♪♫ Nobody knows... the trouble I've seen... ♫♪
I'm not so far gone as to immediately think of those off-the-wall ideas as surefire hits. After all, the digital signage game -- fundamentally at least -- isn't different than any other line of business. Thus, we should expect all of the standard business rules to apply. So, for example, we can expect that less than half of new businesses will last five years. (30 years of US Census data tells us that story with pretty good accuracy.) Of the remaining half, a good number will be liquidated (which doesn't technically count as failure according to the government), and still others will shift directions entirely without closing down the business. (For example, changing from a digital signage company to a bed and breakfast.... Don't laugh. You know it has happened.)
Image credit: Joe Abbruscato
Different doesn't always mean better, but sometimes, better must be different
An anonymous commenter left an incredible comment describing the rise and fall of Reactrix on a recent blog article about how to sell your digital signage company. Reactrix had a very different model, different technology, different... well, pretty much everything. In addition to building out their own technology platform, developing their own physical infrastructure for each venue and designing brand-new, totally custom content for each advertiser wanting to try the system, they also had to convince prospects of the feasibility and desirability of all that new stuff.
Many less ambitious DOOH companies have run into trouble, too. In fact, "I'll put your ad on this screen if you pay me X" is such a tough sell for so many that we've seen and heard about hundreds of variant models that try to make it easier to pry the money out of prospective advertisers' tight grips. Some have involved co-marketing funds. Others relied on government programs to make the purchase a tax write-off (or close to it). And still others used barter arrangements, in-kind transactions and other non-cash incentives to make screen time buys seem as manageable as possible to potential buyers.
There are a couple of problems with these techniques, though. First, there's no guarantee they're going to work. The difficulty of explaining your compensation model might be enough to drive prospective buyers away before they have a chance to make an informed decision. Or, your model might be so far outside of what the client is used to doing from a business and accounting point of view that they'd just as soon not be bothered. This is especially true for networks that plan on securing national or regional advertising through media planning agencies. And second, unless you're already very familiar with the ins and outs of your model, there's a very good chance that your too-good-to-be-true, guaranteed sales generating business approach will promise too much, ultimately not leaving you enough to actually run your business on.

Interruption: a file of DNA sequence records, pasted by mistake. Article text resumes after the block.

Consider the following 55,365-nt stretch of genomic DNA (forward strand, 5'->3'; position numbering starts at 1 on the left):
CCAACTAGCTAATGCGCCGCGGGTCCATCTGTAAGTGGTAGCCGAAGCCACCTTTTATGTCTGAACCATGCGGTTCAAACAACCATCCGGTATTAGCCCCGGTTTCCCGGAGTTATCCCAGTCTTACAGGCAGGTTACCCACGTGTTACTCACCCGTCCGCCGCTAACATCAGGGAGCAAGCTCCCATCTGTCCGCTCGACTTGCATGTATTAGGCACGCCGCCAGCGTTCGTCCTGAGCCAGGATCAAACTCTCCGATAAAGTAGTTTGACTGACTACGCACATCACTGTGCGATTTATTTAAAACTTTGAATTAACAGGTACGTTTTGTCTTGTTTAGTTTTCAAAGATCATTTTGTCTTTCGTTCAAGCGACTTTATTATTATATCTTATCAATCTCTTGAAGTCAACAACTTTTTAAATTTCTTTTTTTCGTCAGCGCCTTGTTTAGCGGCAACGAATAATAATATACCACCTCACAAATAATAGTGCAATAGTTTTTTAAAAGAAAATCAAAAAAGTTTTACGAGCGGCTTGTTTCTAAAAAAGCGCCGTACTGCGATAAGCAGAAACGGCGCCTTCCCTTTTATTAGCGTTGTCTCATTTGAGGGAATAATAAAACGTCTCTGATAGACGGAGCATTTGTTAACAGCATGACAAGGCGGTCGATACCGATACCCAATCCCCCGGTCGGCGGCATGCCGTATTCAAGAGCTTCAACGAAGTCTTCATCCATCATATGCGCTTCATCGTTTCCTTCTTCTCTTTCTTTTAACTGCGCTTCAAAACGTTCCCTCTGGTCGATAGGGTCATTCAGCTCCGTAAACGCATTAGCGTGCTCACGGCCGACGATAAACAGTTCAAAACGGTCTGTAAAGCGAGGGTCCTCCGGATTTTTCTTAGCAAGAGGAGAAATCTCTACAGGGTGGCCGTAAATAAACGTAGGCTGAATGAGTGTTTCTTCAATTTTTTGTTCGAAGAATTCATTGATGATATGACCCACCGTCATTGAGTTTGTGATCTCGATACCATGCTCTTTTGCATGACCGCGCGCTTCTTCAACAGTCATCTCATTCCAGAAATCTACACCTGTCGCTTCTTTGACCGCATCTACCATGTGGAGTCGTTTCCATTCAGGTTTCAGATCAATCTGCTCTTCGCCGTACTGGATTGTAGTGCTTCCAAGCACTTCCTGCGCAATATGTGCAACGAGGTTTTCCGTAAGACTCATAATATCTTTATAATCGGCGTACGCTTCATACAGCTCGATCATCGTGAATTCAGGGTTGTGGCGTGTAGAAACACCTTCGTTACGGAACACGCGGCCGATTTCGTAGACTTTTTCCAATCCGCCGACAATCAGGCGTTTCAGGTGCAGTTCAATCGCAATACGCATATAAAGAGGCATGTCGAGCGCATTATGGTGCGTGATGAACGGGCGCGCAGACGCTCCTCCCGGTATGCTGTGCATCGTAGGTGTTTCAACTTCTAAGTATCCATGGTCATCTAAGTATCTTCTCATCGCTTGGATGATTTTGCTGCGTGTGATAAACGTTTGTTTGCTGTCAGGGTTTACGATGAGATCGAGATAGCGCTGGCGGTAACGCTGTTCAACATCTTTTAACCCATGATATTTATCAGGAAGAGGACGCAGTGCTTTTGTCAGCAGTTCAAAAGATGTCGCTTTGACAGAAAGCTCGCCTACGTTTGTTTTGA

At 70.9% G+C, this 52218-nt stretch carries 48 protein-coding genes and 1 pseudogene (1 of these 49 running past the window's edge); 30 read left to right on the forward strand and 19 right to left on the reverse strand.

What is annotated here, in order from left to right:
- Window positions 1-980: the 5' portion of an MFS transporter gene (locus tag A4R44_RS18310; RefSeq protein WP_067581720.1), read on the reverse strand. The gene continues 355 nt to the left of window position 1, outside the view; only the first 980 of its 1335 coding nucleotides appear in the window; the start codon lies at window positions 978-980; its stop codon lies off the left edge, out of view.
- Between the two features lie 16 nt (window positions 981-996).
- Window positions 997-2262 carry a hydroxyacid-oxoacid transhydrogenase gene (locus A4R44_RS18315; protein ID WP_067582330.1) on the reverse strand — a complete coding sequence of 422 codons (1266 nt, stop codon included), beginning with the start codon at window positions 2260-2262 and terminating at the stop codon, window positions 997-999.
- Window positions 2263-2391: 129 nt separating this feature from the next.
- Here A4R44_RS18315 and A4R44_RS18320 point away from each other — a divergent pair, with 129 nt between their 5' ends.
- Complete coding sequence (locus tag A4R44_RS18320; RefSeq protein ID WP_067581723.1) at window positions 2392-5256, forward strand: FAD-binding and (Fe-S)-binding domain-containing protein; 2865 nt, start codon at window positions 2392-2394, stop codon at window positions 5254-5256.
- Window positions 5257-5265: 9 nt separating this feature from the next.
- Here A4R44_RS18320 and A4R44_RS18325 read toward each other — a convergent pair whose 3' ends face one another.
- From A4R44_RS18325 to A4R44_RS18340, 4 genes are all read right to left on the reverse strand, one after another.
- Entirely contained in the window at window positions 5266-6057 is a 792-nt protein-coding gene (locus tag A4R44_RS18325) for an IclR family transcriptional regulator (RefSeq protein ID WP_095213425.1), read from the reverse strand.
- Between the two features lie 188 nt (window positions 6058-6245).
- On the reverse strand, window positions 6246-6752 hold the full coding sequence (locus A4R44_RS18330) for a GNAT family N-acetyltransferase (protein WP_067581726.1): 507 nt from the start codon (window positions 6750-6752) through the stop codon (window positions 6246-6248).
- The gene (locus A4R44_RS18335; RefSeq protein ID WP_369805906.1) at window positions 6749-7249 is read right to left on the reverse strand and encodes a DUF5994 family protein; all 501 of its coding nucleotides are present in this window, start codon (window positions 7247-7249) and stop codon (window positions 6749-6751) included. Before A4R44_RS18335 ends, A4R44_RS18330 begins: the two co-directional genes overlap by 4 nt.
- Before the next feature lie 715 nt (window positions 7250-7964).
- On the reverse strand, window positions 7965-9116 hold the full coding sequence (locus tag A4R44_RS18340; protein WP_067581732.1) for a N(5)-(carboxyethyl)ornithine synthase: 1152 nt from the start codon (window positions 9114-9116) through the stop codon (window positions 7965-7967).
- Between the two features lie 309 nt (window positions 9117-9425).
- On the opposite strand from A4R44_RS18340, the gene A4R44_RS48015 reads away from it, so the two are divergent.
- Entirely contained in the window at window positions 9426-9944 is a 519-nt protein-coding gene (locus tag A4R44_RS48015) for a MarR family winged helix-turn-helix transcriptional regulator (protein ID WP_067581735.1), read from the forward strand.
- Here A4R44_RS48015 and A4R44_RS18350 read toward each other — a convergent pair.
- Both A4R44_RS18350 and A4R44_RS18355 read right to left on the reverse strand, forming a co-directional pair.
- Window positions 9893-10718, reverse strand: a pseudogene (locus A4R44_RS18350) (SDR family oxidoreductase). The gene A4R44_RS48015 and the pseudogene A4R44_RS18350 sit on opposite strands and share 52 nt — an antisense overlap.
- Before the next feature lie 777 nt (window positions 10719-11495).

Using the unusual to your advantage
In order to close digital signage deals, it's important to be creative -- and essential to be flexible. A while back, I might have discouraged new networks from starting out with nonstandard business terms. But these days, I honestly believe that the oddball deals are doing more good than harm, gaining wins and concessions that probably would not have happened under traditional terms. One thing that worries me, though, is that I still haven't seen a surefire execution strategy. We've seen multiple incarnations of even the strangest business models, and just like anything else, sometimes they succeed and sometimes they fail. I suppose that can be chalked up to all the usual business execution challenges and market forces. But it'd sure be nice to know that there was some plan -- when properly executed -- that produced consistent results.
Have you heard about any bizarre sales strategies? Can these unusual approaches succeed in the long run? Leave a comment below and let us know what you think.